three lessons learned from a man and his camera

There are some people you know from the start will be special. It has always been this way with my brother. Of course, I may be biased because I am his big sister, but really he has an effortless way of making everyone adore him - specifically, he walks into a room and that's it. He has taught me by example that, if you want to be happy, be happy.

A while ago, he was given an excellent camera, and he has made the most of it. He joins with the team at Classroom for Hope so his pictures make a valuable difference in the lives of people throughout Africa and Asia. Recently, he went to Rwanda. As I read the story of his experience there, and looked at the pictures, I saw him in the eyes of the people he photographed. I saw his easy smile which enabled them to smile back and to trust him with photographing them for the first time in their lives. I witnessed his calm, welcoming manner which allowed them to enjoy the experience of seeing themselves on a camera screen. It proves this : the world is what you bring to it.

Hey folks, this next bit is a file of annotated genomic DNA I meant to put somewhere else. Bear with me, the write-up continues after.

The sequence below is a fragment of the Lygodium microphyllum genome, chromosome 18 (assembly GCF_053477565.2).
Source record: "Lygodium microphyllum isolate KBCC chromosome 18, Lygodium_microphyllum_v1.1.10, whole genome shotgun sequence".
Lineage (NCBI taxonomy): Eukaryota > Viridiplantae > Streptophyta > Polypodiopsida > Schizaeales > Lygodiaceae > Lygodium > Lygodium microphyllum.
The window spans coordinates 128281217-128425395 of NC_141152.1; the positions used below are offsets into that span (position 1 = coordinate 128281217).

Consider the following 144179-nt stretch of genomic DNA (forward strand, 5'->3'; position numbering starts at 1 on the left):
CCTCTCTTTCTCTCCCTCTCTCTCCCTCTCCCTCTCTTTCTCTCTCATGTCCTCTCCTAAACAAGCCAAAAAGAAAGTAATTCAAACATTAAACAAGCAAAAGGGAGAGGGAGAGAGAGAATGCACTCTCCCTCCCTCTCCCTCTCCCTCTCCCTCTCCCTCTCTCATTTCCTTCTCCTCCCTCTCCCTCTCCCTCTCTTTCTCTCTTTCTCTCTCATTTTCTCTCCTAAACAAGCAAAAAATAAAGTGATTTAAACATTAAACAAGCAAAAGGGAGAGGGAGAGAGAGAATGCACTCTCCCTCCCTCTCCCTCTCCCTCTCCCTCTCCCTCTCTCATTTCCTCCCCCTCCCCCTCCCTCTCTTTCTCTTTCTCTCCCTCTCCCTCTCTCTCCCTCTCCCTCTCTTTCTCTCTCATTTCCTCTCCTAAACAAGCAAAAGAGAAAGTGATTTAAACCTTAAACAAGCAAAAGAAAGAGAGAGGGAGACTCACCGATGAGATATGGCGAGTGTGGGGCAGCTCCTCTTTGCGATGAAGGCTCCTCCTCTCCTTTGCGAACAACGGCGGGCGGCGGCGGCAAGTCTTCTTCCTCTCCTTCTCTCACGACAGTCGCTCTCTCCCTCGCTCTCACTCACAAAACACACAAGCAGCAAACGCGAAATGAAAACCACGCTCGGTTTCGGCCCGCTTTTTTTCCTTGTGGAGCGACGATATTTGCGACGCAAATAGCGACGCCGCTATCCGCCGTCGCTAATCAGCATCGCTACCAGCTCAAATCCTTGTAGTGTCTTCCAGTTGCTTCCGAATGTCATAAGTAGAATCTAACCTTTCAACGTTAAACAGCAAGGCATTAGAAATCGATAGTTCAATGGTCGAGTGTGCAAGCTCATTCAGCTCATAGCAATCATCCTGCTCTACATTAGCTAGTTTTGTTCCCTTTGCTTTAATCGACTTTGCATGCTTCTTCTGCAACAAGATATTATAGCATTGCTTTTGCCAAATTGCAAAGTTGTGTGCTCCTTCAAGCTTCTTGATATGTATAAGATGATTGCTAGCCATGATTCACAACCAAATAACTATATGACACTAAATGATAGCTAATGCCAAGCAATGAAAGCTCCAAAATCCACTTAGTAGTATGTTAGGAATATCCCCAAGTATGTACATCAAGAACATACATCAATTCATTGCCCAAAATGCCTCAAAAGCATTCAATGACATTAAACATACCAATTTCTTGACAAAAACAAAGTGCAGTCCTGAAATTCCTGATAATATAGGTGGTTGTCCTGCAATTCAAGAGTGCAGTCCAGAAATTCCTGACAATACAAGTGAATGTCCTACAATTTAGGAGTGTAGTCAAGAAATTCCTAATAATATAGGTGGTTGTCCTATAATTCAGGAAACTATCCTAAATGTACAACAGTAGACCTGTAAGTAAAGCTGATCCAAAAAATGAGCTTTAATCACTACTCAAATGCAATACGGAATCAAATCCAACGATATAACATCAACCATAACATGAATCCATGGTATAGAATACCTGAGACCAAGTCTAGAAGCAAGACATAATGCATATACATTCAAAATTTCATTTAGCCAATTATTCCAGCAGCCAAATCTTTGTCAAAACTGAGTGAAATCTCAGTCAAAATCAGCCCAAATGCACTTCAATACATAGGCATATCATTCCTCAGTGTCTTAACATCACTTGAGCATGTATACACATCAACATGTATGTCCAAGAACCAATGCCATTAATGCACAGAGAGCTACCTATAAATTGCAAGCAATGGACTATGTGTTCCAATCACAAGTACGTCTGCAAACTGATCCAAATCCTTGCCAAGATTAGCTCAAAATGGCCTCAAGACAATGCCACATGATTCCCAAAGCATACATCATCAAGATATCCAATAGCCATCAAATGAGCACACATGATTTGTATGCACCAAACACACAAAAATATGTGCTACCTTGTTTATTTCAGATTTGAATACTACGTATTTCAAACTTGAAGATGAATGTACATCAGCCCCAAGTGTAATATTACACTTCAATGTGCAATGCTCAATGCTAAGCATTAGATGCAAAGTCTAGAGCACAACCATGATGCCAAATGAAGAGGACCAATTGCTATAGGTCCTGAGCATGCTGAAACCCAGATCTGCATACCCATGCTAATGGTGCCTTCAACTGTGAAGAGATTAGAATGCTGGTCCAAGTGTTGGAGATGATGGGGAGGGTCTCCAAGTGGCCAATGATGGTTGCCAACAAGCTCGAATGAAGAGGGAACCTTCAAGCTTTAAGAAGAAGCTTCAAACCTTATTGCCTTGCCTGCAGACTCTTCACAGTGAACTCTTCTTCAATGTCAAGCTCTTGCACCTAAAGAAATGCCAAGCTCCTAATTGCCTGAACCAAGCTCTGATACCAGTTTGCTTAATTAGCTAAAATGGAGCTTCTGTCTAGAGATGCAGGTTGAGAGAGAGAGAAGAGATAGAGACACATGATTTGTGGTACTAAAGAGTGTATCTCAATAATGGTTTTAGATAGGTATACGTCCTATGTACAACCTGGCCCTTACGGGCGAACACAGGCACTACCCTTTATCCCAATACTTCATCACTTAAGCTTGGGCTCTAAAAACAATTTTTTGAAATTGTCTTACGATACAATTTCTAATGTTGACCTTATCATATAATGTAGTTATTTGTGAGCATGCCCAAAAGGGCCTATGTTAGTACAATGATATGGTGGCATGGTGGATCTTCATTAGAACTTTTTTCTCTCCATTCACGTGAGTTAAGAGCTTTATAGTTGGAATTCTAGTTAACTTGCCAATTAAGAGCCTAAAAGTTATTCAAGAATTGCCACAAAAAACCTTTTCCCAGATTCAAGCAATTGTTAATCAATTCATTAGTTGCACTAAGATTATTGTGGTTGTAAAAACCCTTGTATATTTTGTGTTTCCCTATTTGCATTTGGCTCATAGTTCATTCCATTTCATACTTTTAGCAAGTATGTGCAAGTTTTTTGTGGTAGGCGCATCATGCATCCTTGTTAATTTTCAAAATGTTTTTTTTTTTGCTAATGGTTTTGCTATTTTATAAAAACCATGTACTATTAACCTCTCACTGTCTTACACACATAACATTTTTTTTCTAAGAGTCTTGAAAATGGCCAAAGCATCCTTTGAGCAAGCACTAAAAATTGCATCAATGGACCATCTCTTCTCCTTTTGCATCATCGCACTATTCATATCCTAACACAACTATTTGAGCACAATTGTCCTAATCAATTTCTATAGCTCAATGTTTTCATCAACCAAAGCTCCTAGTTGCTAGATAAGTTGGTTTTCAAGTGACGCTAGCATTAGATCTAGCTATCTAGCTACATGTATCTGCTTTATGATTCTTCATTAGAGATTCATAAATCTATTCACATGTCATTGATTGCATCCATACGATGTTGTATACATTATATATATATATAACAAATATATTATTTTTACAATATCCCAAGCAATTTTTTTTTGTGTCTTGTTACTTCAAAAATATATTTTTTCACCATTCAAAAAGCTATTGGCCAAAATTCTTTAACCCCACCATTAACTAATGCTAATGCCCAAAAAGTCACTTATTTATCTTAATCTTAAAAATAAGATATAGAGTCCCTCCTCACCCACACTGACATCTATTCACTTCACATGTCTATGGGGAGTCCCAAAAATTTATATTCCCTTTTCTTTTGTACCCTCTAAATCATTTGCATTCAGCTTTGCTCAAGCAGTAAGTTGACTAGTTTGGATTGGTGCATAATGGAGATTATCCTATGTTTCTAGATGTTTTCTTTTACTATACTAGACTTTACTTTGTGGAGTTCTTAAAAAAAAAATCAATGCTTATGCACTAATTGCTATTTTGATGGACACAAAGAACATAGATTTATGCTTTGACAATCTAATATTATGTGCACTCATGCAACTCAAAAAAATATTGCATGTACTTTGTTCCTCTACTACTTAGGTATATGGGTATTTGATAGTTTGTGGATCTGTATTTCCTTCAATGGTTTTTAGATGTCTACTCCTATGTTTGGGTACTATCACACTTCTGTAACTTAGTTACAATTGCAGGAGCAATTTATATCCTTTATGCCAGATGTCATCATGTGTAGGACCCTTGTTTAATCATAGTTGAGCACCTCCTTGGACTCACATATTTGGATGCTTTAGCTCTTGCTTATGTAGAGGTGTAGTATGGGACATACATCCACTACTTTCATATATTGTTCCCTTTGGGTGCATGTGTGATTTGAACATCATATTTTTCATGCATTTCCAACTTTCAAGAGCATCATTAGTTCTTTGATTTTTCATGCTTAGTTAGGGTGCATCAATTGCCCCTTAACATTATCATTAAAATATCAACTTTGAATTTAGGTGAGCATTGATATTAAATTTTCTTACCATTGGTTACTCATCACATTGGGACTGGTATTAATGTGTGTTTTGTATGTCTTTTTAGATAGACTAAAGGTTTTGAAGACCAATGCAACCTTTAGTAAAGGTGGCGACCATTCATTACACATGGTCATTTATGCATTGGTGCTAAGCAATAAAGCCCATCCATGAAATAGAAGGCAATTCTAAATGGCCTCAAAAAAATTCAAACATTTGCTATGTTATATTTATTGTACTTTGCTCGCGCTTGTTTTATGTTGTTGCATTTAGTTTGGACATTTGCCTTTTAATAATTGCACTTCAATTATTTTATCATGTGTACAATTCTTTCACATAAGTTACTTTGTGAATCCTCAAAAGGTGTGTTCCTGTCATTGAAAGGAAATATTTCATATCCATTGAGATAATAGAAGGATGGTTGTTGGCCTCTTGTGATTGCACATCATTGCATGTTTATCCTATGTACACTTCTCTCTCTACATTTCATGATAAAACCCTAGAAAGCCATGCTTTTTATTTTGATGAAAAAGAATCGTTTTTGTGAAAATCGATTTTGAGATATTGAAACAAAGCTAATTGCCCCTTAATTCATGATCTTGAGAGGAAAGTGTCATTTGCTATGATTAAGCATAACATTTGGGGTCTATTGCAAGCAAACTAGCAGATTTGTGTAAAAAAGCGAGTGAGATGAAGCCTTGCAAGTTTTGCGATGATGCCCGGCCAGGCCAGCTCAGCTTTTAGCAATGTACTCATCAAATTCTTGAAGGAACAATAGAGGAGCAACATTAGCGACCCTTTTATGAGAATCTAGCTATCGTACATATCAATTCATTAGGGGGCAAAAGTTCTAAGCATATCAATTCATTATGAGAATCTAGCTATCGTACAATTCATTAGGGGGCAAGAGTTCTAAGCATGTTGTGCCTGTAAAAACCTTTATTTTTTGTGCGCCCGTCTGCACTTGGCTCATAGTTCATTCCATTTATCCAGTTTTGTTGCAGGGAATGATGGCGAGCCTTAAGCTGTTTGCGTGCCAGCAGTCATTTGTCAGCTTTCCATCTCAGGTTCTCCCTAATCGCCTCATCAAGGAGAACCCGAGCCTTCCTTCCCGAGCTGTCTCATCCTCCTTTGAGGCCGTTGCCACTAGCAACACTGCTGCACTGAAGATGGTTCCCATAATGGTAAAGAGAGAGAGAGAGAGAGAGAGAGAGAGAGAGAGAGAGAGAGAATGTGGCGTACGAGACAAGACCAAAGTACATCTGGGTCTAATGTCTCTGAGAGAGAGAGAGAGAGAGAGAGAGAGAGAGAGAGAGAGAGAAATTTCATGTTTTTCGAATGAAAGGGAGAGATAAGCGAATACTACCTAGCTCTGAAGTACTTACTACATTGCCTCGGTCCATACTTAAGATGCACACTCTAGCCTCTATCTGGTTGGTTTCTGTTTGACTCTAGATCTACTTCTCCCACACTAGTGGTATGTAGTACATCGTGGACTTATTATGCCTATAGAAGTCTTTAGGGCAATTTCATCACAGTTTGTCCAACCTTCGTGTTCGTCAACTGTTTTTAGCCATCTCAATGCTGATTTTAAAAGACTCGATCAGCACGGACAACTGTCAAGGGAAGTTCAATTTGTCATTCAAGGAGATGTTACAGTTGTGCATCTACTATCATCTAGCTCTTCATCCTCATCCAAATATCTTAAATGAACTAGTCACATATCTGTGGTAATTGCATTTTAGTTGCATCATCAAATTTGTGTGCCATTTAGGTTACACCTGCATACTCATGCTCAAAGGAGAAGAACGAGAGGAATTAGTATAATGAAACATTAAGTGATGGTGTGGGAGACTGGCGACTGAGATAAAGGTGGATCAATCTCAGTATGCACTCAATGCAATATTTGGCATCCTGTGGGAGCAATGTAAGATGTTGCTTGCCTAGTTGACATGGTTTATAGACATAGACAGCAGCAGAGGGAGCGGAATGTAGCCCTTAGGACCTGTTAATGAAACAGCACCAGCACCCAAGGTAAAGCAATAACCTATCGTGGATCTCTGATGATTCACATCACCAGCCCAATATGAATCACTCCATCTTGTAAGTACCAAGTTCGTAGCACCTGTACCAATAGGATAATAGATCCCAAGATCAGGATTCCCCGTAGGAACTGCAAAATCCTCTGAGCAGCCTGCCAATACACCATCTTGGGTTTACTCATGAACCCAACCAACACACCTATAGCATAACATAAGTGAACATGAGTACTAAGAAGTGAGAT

If people were considered landscapes, I would be a stony, windswept heath always longing for rain. You wouldn't really want to go there for long, unless you were a half-wild girl or a storm. As I walk around with my wretched little sea-salt-scratched camera, I'm always looking for low contrast, lonely images that seem haunted by wind or untold story. But my brother is hospitable. Through his pictures shines the hope and trust and goodness and especially the dignity of people. We see what we look for, and so that grows like flowers or wild grass in our lives.

1 comment:

  1. this post is proof that artistic talent is genetic. the photo is perfection. they all are!